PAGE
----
Trump’s history doesn’t reveal that his knowledge of the rules means he will game the system for America; it reveals that he uses his knowledge of the rules to game the system for himself.
This narrative frames him running for president because, win or lose, he can convert this run into huge book sales, sky-high ratings for reality TV, and a stronger brand for his real estate empire. At best he’ll be the former President of the United States doing each of those things; at worst he was a major candidate for the office and the biggest celebrity in the country for 18 months. Either way, it’s yuge publicity, and it’s been free for him.
If successful, Clinton could dismantle his populist tag, portraying him instead as a scheming billionaire taking advantage of Americans, for whom he claims to be a vessel of their discontent, for his own personal gain. Everything about Trump’s career shows he’s in it for himself, motivated by profit and ego. His run for the White House is no different.
How accurate is that narrative? Irrelevant. The question is only how effective it can be. As for its legitimacy, I wouldn’t rule it out. I’m still not convinced he wants to win. He has left his wealth largely untapped, and he continues to do things someone who wants to win just wouldn’t do. Yesterday he lambasted the Hispanic governor of New Mexico, fellow Republican Susana Martinez. Needing to make inroads with Latinos, women, and battleground states, he attacked her leadership after she said she couldn’t attend his rally. (He of course would have said nice things about her if she showed up, but her absence retroactively destroyed her record.) This morning on “Morning Joe,” Republican Joe Scarborough, who for months was largely impressed and friendly with Trump’s campaign, noted this attack on Martinez is the latest sign that he might not even want to win, calling it 50/50 if he desired the office or not.
Of course, we should not overlook that Trump’s ego — and, for that matter, evolution on the issues — isn’t all that different from Hillary Clinton and hundreds of other politicians. Most of them are driven by egotism, profit, and power. I often think that in the press’s haste to crown Trump a flip-flopper who lacks core convictions and says whatever is politically expedient at the time, it has forgotten all the stories it has run about Clinton being basically the same. “The Onion,” fortunately, never forgets; yesterday, it ran this op-ed from “Hillary Clinton”: “If I Could Be Just Completely Honest for a Second, I Believe Exactly What You Believe.”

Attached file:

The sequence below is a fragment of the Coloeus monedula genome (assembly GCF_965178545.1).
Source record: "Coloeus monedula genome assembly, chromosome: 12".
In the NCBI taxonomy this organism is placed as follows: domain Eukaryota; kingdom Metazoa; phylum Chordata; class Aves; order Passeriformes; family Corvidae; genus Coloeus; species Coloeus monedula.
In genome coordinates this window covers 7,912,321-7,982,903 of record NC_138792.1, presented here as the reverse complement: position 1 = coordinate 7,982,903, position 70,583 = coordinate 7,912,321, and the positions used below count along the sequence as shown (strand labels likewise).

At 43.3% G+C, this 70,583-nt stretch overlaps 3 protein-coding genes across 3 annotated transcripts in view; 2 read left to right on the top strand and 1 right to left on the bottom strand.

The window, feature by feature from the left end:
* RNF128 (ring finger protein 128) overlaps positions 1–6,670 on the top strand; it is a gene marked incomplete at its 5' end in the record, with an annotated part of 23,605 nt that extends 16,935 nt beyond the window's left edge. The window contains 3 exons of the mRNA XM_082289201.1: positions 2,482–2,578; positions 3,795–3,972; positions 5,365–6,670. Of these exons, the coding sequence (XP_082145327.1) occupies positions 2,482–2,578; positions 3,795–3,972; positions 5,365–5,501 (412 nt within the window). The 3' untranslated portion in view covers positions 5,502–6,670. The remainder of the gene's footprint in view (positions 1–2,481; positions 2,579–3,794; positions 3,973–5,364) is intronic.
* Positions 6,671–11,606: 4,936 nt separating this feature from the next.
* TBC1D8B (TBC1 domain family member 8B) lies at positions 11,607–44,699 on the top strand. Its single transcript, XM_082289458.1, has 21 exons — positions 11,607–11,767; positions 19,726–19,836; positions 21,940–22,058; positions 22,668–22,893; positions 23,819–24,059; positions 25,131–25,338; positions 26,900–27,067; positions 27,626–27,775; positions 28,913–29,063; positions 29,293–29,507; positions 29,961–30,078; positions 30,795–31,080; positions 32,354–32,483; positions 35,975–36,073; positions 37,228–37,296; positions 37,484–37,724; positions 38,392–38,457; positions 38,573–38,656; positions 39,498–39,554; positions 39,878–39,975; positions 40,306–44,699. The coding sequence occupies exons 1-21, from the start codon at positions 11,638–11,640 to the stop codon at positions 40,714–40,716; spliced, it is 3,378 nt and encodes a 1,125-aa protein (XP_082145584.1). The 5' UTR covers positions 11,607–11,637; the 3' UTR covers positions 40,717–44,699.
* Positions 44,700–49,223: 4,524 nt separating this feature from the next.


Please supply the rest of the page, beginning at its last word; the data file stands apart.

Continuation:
The point, however, is that Trump isn’t special in his caring for the American people just because he hasn’t been in politics or all of a sudden says populist things and claims to know how to keep the people safe. His entire career is void of public service. Should we really trust that he’s changed his spots?
So, if authenticity is a wash, what do we fall back on to make our decision? Ideology? I’m not sure Trump won’t end up being more radical than Clinton. Considering his recent history on the issues, can any of us be sure of that?
What’s the next thing off of which we should base our decision, then? I suppose you have to decide that on your own. I’d wager that most remaining factors, like temperament, experience, and knowledge, would break toward Clinton, though, so if she can pull off this narrative, she might run away with this thing down the stretch.
But when was the last time Hillary Clinton was good at framing a narrative?